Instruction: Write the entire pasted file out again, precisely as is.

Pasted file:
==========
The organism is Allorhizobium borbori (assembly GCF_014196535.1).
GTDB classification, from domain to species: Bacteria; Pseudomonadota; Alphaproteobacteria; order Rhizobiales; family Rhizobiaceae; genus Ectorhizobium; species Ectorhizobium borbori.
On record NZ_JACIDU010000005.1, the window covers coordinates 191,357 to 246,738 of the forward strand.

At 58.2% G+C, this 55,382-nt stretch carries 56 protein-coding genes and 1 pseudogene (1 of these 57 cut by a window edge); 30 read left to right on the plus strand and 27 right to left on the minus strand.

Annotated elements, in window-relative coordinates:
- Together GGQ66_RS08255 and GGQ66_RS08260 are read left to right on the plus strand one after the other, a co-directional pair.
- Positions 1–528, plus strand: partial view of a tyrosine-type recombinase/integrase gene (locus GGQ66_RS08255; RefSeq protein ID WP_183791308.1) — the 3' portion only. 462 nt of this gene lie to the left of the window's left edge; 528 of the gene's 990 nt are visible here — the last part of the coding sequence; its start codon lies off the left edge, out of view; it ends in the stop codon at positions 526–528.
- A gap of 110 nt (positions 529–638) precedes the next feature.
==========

The organism is Allorhizobium borbori (assembly GCF_014196535.1).
GTDB classification, from domain to species: Bacteria; Pseudomonadota; Alphaproteobacteria; order Rhizobiales; family Rhizobiaceae; genus Ectorhizobium; species Ectorhizobium borbori.
On record NZ_JACIDU010000005.1, the window covers coordinates 191,357 to 246,738 of the forward strand.

At 58.2% G+C, this 55,382-nt stretch carries 56 protein-coding genes and 1 pseudogene (1 of these 57 cut by a window edge); 30 read left to right on the plus strand and 27 right to left on the minus strand.

Annotated elements, in window-relative coordinates:
- Together GGQ66_RS08255 and GGQ66_RS08260 are read left to right on the plus strand one after the other, a co-directional pair.
- Positions 1–528, plus strand: partial view of a tyrosine-type recombinase/integrase gene (locus GGQ66_RS08255; RefSeq protein ID WP_183791308.1) — the 3' portion only. 462 nt of this gene lie to the left of the window's left edge; 528 of the gene's 990 nt are visible here — the last part of the coding sequence; its start codon lies off the left edge, out of view; it ends in the stop codon at positions 526–528.
- A gap of 110 nt (positions 529–638) precedes the next feature.